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What Does a Healthy Lifestyle Mean?

author image Jessica Bell
Jessica Bell has been working in the health and fitness industry since 2002. She has served as a personal trainer and group fitness instructor. Bell holds an M.A. in communications and a B.A. in English.
What Does a Healthy Lifestyle Mean?
A woman arriving home from the farmer's market with her bicycle. Photo Credit aaron007/iStock/Getty Images

Many factors contribute to your health. Some things, like genetic predisposition to diseases and age, are beyond your control, but many lifestyle choices can have a profound impact on your wellness. Take control of your health by creating habits and making choices that will improve your physical and emotional well-being. Always talk with your doctor before making changes to your diet or starting an exercise program.

Be Active

Daily physical activity can greatly improve your quality of life and lifespan -- but according to the American Heart Association, 70 percent of Americans don't get enough exercise. Sedentary people are at a higher risk for developing problems with cholesterol, blood sugar, blood pressure and weight. For a healthy lifestyle, aim for a total of at least 150 minutes of moderate exercise per week. Find activities you enjoy and exercise with a friend. Make an effort to increase your day-to-day activities, like opting for the stairs over the elevator, or parking farther away from the store when you go grocery shopping.

Eat Right

Healthy diet choices can help you control your weight and reduce risk factors for type 2 diabetes, cardiovascular disease and other health problems such as high cholesterol. Include fiber-rich whole grains in your diet, such as oatmeal, whole grain pasta and brown rice while limiting your consumption of sweets. Opt for lean protein choices such as skinless chicken, lean red meat and fish over fatty beef and pork. Eat plenty of fresh fruits and vegetables and choose low-fat dairy products over full-fat versions. Top off your diet with healthy fats from unsaturated sources, such as olive oil and nuts.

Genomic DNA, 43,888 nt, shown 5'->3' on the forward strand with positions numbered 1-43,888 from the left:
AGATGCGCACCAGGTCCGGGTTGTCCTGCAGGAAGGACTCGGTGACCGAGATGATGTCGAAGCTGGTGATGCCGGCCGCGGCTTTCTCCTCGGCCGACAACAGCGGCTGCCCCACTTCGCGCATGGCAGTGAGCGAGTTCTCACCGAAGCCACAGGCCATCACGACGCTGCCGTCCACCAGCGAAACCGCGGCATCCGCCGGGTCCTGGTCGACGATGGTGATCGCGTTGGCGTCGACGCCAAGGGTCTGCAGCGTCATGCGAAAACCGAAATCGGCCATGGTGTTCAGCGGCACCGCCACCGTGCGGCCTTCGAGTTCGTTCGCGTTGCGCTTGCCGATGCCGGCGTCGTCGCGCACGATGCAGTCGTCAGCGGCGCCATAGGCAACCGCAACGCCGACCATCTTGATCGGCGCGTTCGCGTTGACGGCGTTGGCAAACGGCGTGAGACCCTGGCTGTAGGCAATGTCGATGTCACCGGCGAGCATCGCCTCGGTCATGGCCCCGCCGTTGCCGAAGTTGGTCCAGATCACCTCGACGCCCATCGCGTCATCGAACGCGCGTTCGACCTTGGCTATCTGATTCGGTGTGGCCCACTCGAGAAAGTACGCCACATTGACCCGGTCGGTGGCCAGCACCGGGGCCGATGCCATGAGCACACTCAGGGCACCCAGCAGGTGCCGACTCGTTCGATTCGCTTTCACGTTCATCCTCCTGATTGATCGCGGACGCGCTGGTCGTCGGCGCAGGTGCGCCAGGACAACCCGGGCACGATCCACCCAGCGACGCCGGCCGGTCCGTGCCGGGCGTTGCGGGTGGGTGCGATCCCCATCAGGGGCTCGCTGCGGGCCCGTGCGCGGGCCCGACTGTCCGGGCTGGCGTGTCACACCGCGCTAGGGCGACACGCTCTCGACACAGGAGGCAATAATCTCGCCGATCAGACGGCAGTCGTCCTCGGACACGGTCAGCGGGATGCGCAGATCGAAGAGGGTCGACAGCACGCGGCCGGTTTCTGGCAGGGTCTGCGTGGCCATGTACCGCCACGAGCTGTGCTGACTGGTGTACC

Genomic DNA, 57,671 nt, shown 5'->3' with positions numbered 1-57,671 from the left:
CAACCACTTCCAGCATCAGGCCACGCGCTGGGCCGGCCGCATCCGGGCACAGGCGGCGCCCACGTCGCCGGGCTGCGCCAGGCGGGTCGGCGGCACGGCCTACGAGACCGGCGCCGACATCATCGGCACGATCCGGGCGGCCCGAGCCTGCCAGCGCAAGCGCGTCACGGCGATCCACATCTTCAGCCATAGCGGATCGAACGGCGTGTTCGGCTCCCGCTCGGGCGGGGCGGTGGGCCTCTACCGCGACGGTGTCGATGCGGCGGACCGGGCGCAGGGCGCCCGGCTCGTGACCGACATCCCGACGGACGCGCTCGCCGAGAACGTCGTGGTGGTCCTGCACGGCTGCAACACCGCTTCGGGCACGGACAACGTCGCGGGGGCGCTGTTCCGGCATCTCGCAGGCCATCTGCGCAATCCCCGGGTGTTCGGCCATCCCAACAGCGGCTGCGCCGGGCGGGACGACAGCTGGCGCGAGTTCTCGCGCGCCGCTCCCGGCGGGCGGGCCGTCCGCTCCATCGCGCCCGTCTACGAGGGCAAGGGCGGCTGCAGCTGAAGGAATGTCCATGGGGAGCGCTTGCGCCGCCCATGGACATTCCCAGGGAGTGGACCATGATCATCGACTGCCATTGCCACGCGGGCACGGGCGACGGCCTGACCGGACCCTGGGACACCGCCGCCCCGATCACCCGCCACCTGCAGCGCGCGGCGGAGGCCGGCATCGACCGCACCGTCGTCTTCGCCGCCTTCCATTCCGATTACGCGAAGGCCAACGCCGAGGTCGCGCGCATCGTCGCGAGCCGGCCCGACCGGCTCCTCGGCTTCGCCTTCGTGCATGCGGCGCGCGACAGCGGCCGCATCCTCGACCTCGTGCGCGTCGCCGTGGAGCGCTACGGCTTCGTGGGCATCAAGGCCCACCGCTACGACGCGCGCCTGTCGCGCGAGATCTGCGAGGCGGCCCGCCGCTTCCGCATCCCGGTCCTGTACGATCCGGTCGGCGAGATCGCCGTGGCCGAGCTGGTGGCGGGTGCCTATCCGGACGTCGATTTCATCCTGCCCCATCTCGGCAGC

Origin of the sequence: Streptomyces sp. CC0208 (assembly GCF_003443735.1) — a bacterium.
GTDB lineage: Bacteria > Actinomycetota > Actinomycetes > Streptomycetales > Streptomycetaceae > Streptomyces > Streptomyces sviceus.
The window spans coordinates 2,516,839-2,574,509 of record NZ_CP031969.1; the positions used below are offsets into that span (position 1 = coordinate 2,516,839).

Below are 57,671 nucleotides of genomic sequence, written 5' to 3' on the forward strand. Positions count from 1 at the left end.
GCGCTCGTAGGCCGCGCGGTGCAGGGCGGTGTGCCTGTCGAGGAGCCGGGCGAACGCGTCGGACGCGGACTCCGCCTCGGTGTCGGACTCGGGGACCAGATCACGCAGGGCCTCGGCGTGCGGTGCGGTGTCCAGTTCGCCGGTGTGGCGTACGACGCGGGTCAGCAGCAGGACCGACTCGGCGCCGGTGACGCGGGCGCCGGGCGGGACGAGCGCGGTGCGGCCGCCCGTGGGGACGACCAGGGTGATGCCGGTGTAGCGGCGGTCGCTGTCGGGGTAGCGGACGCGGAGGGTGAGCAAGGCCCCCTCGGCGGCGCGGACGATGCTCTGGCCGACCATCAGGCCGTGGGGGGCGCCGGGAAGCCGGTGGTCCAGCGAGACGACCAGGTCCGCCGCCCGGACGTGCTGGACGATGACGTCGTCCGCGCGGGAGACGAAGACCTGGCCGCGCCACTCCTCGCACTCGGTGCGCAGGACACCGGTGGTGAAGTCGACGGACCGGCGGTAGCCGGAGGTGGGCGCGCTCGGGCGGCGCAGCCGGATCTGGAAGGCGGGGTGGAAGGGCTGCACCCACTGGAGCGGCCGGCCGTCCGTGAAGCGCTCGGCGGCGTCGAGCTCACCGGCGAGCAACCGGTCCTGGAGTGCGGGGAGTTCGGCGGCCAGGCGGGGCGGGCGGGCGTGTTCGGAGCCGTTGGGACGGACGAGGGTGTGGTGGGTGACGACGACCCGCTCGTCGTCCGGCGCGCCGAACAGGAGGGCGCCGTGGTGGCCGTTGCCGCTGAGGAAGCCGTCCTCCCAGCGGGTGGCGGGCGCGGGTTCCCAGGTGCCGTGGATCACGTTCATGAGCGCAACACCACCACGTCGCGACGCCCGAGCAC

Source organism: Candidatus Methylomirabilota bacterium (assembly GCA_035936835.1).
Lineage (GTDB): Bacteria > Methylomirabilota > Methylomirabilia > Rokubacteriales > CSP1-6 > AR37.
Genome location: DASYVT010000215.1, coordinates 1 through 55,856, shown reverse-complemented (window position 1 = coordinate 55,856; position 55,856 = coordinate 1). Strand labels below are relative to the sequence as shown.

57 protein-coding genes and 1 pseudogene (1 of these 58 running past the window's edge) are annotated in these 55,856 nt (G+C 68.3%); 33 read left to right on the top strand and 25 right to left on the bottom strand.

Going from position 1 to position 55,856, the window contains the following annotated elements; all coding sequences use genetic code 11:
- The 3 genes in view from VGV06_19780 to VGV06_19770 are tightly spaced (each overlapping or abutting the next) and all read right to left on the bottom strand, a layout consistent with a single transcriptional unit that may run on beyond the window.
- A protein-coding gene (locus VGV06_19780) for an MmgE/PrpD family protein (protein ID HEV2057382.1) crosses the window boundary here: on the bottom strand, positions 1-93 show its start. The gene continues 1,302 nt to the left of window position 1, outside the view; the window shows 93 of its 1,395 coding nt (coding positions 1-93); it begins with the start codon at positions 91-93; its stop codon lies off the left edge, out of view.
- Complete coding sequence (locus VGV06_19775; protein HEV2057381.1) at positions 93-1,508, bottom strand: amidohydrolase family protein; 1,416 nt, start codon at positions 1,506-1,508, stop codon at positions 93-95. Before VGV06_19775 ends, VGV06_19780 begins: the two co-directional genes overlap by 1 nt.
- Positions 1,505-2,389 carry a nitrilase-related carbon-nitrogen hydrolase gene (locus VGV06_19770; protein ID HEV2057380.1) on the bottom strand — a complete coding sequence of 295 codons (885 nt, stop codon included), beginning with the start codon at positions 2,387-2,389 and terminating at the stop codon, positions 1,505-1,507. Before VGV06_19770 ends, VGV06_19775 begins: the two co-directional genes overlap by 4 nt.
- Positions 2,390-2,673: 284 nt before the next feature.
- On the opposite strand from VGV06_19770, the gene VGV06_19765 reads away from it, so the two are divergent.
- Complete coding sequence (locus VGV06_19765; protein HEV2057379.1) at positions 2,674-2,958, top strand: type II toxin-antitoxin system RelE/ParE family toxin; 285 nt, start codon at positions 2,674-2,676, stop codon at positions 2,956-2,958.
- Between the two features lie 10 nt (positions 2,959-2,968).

Don't Smoke and Drink in Moderation

According to the Centers for Disease Control and Prevention, smoking is the leading preventable cause of death in the United States, resulting in over 480,000 deaths each year. Smoking harms many body organs and increases the risk of heart attack, stroke and diabetes. If you smoke, kicking the habit may be the single most positive thing you can do for your health. Keeping alcohol consumption within moderation can also improve your overall health. Some of the long-term health risks of excessive drinking include cardiovascular problems, cancer, depression, anxiety and gastritis. Women should limit consumption to one drink per day, and men should have no more than two.

Manage Stress

Effective stress management is another key to healthy living. Stress can have a negative effect on emotional well-being, interrupt sleep, reduce energy levels and cause a variety of physical aches and pains. Stress isn't completely avoidable, but learning how to effectively deal with it can prevent it from negatively effecting your health. Practice positive self-talk, eliminate unnecessary stress, take time to do things you find pleasure in and devote time each day to relaxation or meditation to keep stress levels at bay.

Get Adequate Sleep

With busy and stressful lives, many people feel like they don't get enough sleep, but carving out time for quality shut-eye is a key component of a healthy lifestyle. Inadequate sleep can increase risks for developing obesity, diabetes, heart problems, depression and substance abuse problems. According to the National Sleep Foundation, the average adult needs seven to nine hours of sleep each day. However, your sleep needs really depend on your age, work schedule and activity levels. Pay attention to how you feel after different amounts of sleep. For example, if you're happiest and most energetic after nine hours, that may be an optimal amount of sleep for you.

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